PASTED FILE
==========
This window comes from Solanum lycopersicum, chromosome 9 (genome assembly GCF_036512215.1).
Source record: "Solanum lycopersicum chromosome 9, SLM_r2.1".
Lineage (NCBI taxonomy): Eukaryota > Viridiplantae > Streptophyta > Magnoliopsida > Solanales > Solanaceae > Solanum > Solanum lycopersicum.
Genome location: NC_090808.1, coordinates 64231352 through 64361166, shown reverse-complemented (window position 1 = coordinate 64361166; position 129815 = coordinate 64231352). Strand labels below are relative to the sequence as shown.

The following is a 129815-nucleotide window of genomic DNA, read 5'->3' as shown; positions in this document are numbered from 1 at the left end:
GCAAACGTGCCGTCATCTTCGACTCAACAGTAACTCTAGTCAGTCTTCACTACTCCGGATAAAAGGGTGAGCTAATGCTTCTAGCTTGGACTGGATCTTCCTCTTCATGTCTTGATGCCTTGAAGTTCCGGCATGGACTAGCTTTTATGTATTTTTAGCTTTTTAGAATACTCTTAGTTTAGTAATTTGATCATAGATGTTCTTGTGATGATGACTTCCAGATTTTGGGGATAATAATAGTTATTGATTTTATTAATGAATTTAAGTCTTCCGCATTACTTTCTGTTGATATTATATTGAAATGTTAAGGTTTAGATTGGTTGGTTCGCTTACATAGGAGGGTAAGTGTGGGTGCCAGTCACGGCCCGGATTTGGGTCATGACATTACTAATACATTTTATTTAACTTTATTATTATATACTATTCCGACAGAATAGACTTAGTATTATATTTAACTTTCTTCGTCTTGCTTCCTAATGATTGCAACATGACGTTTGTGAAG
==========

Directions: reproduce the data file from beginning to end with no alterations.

This window comes from Solanum lycopersicum, chromosome 9 (genome assembly GCF_036512215.1).
Source record: "Solanum lycopersicum chromosome 9, SLM_r2.1".
Lineage (NCBI taxonomy): Eukaryota > Viridiplantae > Streptophyta > Magnoliopsida > Solanales > Solanaceae > Solanum > Solanum lycopersicum.
Genome location: NC_090808.1, coordinates 64231352 through 64361166, shown reverse-complemented (window position 1 = coordinate 64361166; position 129815 = coordinate 64231352). Strand labels below are relative to the sequence as shown.

The following is a 129815-nucleotide window of genomic DNA, read 5'->3' as shown; positions in this document are numbered from 1 at the left end:
GCAAACGTGCCGTCATCTTCGACTCAACAGTAACTCTAGTCAGTCTTCACTACTCCGGATAAAAGGGTGAGCTAATGCTTCTAGCTTGGACTGGATCTTCCTCTTCATGTCTTGATGCCTTGAAGTTCCGGCATGGACTAGCTTTTATGTATTTTTAGCTTTTTAGAATACTCTTAGTTTAGTAATTTGATCATAGATGTTCTTGTGATGATGACTTCCAGATTTTGGGGATAATAATAGTTATTGATTTTATTAATGAATTTAAGTCTTCCGCATTACTTTCTGTTGATATTATATTGAAATGTTAAGGTTTAGATTGGTTGGTTCGCTTACATAGGAGGGTAAGTGTGGGTGCCAGTCACGGCCCGGATTTGGGTCATGACATTACTAATACATTTTATTTAACTTTATTATTATATACTATTCCGACAGAATAGACTTAGTATTATATTTAACTTTCTTCGTCTTGCTTCCTAATGATTGCAACATGACGTTTGTGAAG